For the love of a mistake.

People love mistakes – as long as somebody else makes them.

My home church is in transition. What a useful word. It can be a hopeful word pointing toward refreshment, new visions and new accomplishments. But it can be a copout. I can’t tell you how many times I’ve heard the word “transition” applied to any of a number of situations that were simply in limbo. If no one is paying attention or addressing problems being in “transition” is a good way of putting things on the back burner.

Our senior pastor, a man who I have come to love and appreciate like few others I’ve ever known, retired in May. A couple of weeks later, he and his wife left for an extended trip to Europe. He gave lots of reasons for leaving the country. And the best one seemed to be his desire to get out of the way and make room for the new man and allow transition to take place.

We have a tremendous lineup of associates and they’re taking turns in the pulpit this summer. Last Sunday, one of our gifted and deeply insightful men was on point. I could tell when he came in the room early Sunday morning that something was a little off. He had that look of someone who hadn’t had a good night’s sleep, covered in the fog of a summer cold. At least that’s what we used to call it. Now, it’s a more sophisticated “respiratory distress.” It still stinks. And in this condition, he was supposed to preach at three different services.

At one point in the service, he led a reading where he, as the leader, read a sentence or two and the congregation responded. On the screens in the sanctuary, the assignments were clearly laid out with the leader reading the yellow lines and the congregation reading the white lines. About two or three slides into the presentation, he read the wrong line and, in response, some of the people in the seats read the other line and some of them read the line the leader had just read. It was as close as tongues of fire you’re ever gonna hear around our place.

And then a funny thing happened. I noticed the energy of the people participating dialed up considerably. Before the mistake, everybody was just following along . . . business as usual for a pretty common part of the worship service. But when things went sideways accompanied by a moment of mild panic and then a few laughs, concluding with a “Why don’t we try that again,” everybody joined in at a whole different level.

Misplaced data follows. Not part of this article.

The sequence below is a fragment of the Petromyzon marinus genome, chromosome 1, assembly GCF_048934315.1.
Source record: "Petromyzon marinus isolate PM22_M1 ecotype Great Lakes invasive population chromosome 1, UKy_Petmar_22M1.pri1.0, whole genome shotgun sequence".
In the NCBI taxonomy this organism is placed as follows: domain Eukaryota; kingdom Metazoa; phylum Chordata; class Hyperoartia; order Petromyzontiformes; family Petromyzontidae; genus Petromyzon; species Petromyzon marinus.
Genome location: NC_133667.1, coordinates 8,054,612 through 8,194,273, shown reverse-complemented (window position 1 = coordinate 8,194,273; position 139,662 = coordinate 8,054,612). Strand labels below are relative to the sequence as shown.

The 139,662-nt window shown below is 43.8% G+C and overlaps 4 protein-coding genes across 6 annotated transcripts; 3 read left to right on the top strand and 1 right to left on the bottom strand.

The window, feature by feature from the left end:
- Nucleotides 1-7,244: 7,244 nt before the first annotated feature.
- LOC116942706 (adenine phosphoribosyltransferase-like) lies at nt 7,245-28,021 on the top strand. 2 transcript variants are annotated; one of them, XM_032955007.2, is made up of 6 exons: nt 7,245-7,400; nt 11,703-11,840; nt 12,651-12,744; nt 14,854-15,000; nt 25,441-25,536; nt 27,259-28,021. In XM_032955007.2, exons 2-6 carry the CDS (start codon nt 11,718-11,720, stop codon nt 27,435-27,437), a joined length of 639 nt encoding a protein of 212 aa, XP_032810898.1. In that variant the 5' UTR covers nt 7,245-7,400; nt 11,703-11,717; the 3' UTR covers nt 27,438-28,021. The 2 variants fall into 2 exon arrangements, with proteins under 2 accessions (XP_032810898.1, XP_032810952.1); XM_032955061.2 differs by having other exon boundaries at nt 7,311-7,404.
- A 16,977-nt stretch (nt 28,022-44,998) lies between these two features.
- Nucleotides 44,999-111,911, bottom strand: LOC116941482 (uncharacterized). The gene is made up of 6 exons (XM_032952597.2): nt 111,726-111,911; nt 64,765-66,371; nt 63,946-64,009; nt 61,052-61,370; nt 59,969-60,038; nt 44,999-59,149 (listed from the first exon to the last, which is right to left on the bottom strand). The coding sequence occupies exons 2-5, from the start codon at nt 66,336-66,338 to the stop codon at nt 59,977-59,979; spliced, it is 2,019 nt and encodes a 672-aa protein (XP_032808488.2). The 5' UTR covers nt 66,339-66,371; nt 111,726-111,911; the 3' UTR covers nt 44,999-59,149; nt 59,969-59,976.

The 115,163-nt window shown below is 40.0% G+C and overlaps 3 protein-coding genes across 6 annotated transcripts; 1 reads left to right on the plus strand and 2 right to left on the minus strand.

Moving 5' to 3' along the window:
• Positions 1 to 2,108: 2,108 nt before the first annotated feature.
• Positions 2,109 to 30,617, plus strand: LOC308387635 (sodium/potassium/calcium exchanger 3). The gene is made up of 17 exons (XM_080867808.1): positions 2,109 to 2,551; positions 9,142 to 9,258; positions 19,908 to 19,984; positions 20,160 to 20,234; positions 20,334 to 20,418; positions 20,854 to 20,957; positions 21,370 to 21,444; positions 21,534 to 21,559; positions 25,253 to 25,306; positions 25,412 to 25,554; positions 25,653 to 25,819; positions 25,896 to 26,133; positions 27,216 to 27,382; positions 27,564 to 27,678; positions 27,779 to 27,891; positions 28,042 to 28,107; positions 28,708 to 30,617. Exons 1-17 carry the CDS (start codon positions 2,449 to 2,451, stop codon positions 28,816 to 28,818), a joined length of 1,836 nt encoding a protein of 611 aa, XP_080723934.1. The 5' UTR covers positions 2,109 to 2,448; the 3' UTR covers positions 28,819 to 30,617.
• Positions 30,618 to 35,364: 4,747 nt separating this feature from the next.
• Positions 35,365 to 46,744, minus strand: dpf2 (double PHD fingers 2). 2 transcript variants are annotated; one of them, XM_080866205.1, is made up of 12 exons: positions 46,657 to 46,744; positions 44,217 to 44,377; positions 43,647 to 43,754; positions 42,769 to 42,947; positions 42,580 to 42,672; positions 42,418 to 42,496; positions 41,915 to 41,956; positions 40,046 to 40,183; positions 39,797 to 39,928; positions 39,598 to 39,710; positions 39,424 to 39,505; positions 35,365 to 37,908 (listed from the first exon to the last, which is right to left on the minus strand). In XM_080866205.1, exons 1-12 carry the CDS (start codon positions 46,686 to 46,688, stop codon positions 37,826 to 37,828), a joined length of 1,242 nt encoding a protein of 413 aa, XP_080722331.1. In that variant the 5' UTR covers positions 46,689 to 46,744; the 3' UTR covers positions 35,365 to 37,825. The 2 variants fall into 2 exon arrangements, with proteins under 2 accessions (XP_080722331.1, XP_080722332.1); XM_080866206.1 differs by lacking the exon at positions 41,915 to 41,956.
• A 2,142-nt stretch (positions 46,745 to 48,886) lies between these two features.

Someone said in a fervent prayer one day “Lord, let something happen that’s not in the bulletin.”

I’ve noticed at concerts, some of them my own and others where I’m in the audience, that people don’t seem to mind if there are problems. Sure, there are those rare occasions where an event will come off without a single flaw, but lots of times, there

are technical issues – a microphone will not work or a light cue is missed or somebody’s voice cracks or somebody forgets the lyrics (no names please!). And then the audience engages with new energy. It’s almost like they’re reminded that what’s happening in front of them is being carried on by real people, fallible humans subject to the same unpredictable bumps in the road as everybody else. And then there’s a new relationship between them.

I wouldn’t want mistakes to make regular appearances in the things I do but mistakes can pull us together and make us feel more connected. When they happen, we can acknowledge our common ground, the food chain or the ladder of ascent gets a little more fuzzy and less relevant, and we can relax and enjoy the ride.

I saw a news story this morning with the headline “Can we believe anything LeBron says about the future?”. Really . . . he can tell the future! Wow, that’s a news story! If you can, with any degree of certainty, tell the future, please call me now! 1-800- Wayne (not a real number!) I think there are too many exclamation points in this paragraph!!!

Probably won’t get any calls.

Enjoy the moments today. There will be mistakes. You’ll make them and so will every living, breathing being around you. I hope they’ll be innocent without collateral damage. If you see them in yourself and everybody else, just laugh and enjoy the botherhood.

One of my favorite passages in the Bible is this . . .

The Lord is compassionate and gracious, slow to anger, abounding in love. He will not always accuse, nor will he harbor his anger forever; he does not treat us as our sins deserve or repay us according to our iniquities. For as high as the heavens are above the earth, so great is his love for those who fear him; as far as the east is from the west, so far has he removed our transgressions from us. As a father has compassion on his children, so the Lord has compassion on those who fear him; for he knows how we are formed, he remembers that we are dust. (Psalms 103:8-14 NIV)


Wayne Watson June 2014